The big one went to sleep as to die and dreamed he became a tiny one. So tiny as to have lost all substance. To have become as theoretical as a point.
Then someone said, get up, big one, you're not doing yourself any good. You puddle and stagnate in your weight. Best to be up and toward. It irrigates you.
What, said the big one, have I not disappeared? Have you not mistaken a cloud for me? Perhaps some local hill fulfills your expectation?
No, it's no mistake, it's you; those interconnecting puddles of flesh pulling at your bones, attempting that world-weary fall toward the great waters of the world.
How you manage against gravity is one of the greater triumphs of nature.
Do you think, said the big one, there's a woman who would like to marry me?
Yes, had such a woman done everything in the world except marry you, she might think it worthy before dying to complete her catalogue. Or having done everything, go meekly without decision or care to such a consummation.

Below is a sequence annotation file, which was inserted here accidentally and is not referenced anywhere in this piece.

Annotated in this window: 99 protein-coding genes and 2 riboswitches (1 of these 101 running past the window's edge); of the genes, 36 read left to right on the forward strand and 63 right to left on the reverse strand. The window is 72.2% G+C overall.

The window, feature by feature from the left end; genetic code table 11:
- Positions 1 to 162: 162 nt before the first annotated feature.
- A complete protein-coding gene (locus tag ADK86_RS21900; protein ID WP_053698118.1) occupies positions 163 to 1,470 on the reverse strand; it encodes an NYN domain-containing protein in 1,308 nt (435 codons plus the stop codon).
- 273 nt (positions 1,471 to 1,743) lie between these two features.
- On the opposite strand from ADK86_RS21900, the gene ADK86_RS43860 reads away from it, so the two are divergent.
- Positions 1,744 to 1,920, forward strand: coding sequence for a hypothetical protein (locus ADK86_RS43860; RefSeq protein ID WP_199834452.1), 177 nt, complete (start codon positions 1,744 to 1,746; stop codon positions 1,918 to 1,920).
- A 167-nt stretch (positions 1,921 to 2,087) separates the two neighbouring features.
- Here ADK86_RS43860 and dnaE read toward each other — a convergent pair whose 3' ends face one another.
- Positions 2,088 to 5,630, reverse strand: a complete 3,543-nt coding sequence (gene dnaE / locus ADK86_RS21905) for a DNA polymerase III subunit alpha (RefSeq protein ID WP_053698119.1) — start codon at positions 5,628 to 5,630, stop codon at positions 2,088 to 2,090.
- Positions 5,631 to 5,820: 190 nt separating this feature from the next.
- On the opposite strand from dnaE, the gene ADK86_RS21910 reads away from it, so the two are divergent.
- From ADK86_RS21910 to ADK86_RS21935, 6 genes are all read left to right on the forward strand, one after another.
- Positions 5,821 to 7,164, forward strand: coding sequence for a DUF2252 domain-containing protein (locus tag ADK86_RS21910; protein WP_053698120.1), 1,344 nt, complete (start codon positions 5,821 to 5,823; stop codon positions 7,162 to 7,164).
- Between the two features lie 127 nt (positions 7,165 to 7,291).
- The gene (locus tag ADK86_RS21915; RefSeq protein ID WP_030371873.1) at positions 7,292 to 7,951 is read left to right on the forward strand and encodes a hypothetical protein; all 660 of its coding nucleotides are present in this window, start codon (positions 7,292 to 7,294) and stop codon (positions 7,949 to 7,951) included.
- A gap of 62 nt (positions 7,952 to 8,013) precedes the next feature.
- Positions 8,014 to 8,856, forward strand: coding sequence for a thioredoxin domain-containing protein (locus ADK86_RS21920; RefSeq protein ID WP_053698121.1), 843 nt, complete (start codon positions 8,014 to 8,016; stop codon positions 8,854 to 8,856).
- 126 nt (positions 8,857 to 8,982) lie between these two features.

Then you really feel, said the big one, that this woman could come to care very deeply for me?
All is theoretical. Who knows enough to say the outcome of any event, save that it was past us, and we saw the back of it moving slowly into the Universe, seeking other settings to repeat the fall of fate. . .
That sounds wonderful, that a woman like that could be in love with me, said the big one.
But in a few moments the big one was back asleep, dreaming that he had come to such enlargement that he constituted all the matter in the Universe, which must include the earth and the woman he would have loved. . .